If Gandhi had had a daughter — just one — in addition to his four sons and Nehru a son — just one — in addition to his daughter, would those two men have been any different? I cannot say they would have been but certainly, life around would have been different, very different.
Daughters are said to be very close to their fathers. Not discounting that belief, I think, in that daughter Kasturba Gandhi would have had an understanding ally. Prabha, as I might name that imaginary daughter, would have far more effectively, than her mother, been a bridge between the father and his rebellious son Harilal, a much-needed wall between her father and the many inconsiderate disciples who took up an inordinate amount of his time, seeking advice on utterly trivial matters; would have, I think, persuaded him against at least half a dozen of his fasts and above all, put her foot down against his experiments in brahmacharya. Would Prabha have entered her father’s political programmes — in other words, politics? I doubt it. I think she would have laughed off the suggestion. Would she have had an “arranged” marriage? Again, I think not. Having been dissuaded by her father from an early marriage, I think she would have found her own man in someone like Jayaprakash Narayan or Ram Manohar Lohia.
An only daughter of Gandhi, surviving him by many years, decades perhaps, she would have been a figure to reckon with.
Sons of the famous and the powerful are known to be anti-climactically boring. Not devaluing that notion, I think in that son Jawaharlal Nehru would have faced his biggest challenge. If, in keeping with family tradition, the son had to have “lal” ending his name, he could have been named Hiralal. If older than Indira, he would have been seen as Jawaharlal’s natural heir and successor in all that the father was doing. Would he have had it in him to be and to do that? Who can tell? He would most definitely have joined politics and would have exercised a large measure of influence on the father, encouraging him to be closer to the Mahatma and less to theoretical influences from the history of other lands. I believe he would have been an open idealist, not the inscrutable pragmatist that his sister became. He would have been something of a Dara Shikoh to the Shah Jahan in his father. He would have married, of course, a flaming revolutionary, I think, a younger version of Aruna Asaf Ali or Kalpana Joshi.
An only son of Nehru, surviving him he may have been expected to become prime minister but, I would like to imagine, he would have spurned that allure to be the nation’s tribune. And I think Gandhi’s sons would have become even more obscure than they have been, and Indira Nehru would have had a very different, perhaps happier, personal life.
But let me, at this point, inform the reader that this imaginary daughter and son are not wholly imaginary. Kasturba did have a child born to her before Harilal, and while there is no record — unbelievably — to tell us whether “it” was a son or a daughter, there is a chance (and a belief in many who have studied the Mahatma’s writings) that the “balak” he writes of was a girl who died within days of her birth. And it is a recorded fact that Kamala Nehru gave birth to a son who did not survive before Indira was born.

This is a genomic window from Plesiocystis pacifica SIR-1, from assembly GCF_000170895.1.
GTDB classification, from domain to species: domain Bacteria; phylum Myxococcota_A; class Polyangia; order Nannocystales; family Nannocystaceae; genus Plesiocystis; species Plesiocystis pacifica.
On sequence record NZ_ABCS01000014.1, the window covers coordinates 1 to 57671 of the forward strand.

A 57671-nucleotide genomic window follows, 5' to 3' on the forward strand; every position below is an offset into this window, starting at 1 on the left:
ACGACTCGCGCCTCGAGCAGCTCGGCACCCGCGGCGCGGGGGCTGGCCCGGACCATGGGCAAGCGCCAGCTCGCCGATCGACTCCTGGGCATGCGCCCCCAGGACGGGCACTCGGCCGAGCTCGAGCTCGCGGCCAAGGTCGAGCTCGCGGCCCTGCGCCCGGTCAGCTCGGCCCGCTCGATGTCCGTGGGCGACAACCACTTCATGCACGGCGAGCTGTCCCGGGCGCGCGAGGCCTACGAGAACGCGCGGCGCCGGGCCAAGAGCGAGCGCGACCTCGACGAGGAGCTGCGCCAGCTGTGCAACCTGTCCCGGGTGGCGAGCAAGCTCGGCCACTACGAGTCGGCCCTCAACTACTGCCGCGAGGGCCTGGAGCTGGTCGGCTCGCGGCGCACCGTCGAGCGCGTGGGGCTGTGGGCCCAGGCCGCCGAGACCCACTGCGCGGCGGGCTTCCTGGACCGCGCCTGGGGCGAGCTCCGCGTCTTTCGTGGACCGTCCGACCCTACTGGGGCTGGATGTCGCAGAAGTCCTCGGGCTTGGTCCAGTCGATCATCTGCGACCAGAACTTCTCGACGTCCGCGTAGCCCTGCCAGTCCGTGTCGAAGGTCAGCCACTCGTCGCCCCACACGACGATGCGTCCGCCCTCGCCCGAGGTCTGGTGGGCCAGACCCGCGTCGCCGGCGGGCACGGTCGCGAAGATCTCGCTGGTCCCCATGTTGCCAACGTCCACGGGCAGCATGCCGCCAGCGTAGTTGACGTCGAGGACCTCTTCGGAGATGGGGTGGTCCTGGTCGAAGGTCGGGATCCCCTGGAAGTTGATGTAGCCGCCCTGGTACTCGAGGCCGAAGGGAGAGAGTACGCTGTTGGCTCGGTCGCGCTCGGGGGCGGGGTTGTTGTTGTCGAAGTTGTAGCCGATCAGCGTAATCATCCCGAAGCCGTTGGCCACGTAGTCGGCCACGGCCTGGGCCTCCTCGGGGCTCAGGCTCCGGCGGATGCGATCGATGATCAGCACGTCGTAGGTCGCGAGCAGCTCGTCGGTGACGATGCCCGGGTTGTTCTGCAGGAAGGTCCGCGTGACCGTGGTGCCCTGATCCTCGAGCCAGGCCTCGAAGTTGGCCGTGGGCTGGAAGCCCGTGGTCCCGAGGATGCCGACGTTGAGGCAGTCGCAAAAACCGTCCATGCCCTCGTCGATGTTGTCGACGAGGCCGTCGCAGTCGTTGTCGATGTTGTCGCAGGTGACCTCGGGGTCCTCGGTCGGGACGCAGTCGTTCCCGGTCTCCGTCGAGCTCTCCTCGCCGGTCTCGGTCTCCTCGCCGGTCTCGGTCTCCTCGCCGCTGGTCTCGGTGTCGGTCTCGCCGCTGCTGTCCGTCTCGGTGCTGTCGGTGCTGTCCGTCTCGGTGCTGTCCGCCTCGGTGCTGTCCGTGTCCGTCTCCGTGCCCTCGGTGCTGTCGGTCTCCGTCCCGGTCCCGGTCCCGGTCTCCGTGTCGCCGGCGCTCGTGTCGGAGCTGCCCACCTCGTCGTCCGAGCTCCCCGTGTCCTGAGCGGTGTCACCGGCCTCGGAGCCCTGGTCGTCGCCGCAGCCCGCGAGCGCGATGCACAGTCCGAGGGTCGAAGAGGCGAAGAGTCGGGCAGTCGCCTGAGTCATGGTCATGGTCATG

Prabha and Hiralal are more real than we may think. And they would have had a more real sense of the nation’s evolving chemistry than even their insightful fathers. So?
At a time when Mahatma Gandhi’s and Jawaharlal Nehru’s political philosophy, their vision for India, their sense of India’s duties to itself and to the world are being either belittled or denigrated, I would like to imagine what a Prabha Gandhi and a Hiralal Nehru would have had to say or do.
First, Gandhi and Nehru did not belong to their families alone. They brought extraordinary energies to the Congress and to the freedom struggle — but as part of those dynamisms, joining others that went before them, who were as great if not in many ways even greater than them, certainly no less pioneering or innovative.
Second, history does not belong to dynasties, howsoever stunning the roles of individuals in those lines. “Gandhi” and “Nehru” should not be conflated with bloodlines but with timelines, which usher in eras not lineages, epochs not estates, and men who were passionate about India have to be supported with a sense of passion, not of possession.
Third, their task — the greatness of India in freedom and justice — faces its biggest challenge today. A narrow and dangerous bigotry is exploiting our innate pride of nation and reversing the larger gains of the struggle that lay in the idea of a republic of India, not in a revivalist recoil to all that kept us backward in thought, regressive in action and wholly unregenerate in vision.
Jawaharlal Nehru’s birth anniversary gives all those who believe in the swaraj that Gandhi and Nehru took forward from their predecessors and alternatives, Dadabhai Naoroji, Bal Gangadhar Tilak and Gopal Krishna Gokhale foremost among them, an opportunity to recall and revitalise swaraj’s pledges. That swaraj is at the heart of the Preamble to the Constitution, where “we the people” give ourselves, very specifically, the freedoms of thought, expression, belief, faith and worship. In Sanskrit, the phrase is “vicharasya abhivaktaye asthaha, dharmasya upasanayascha swatantrata”. In that form it reads like a powerful injunction. Hindutva cannot ignore it. And in Urdu, it is “azadi, fikr, izhaar, aqide, deen aur ibadat ki”.
It is this freedom, this swatantrata, this azadi that the struggle for freedom was about and it is that which is at stake today.
Nehru’s birth anniversary is therefore not about one man’s chronology, but about one movement’s ideology. And everyone who believes in that movement and ideology is a Prabha and a Hiralal, the non-real yet more than real descendants of those two men.
The writer is a former governor of West Bengal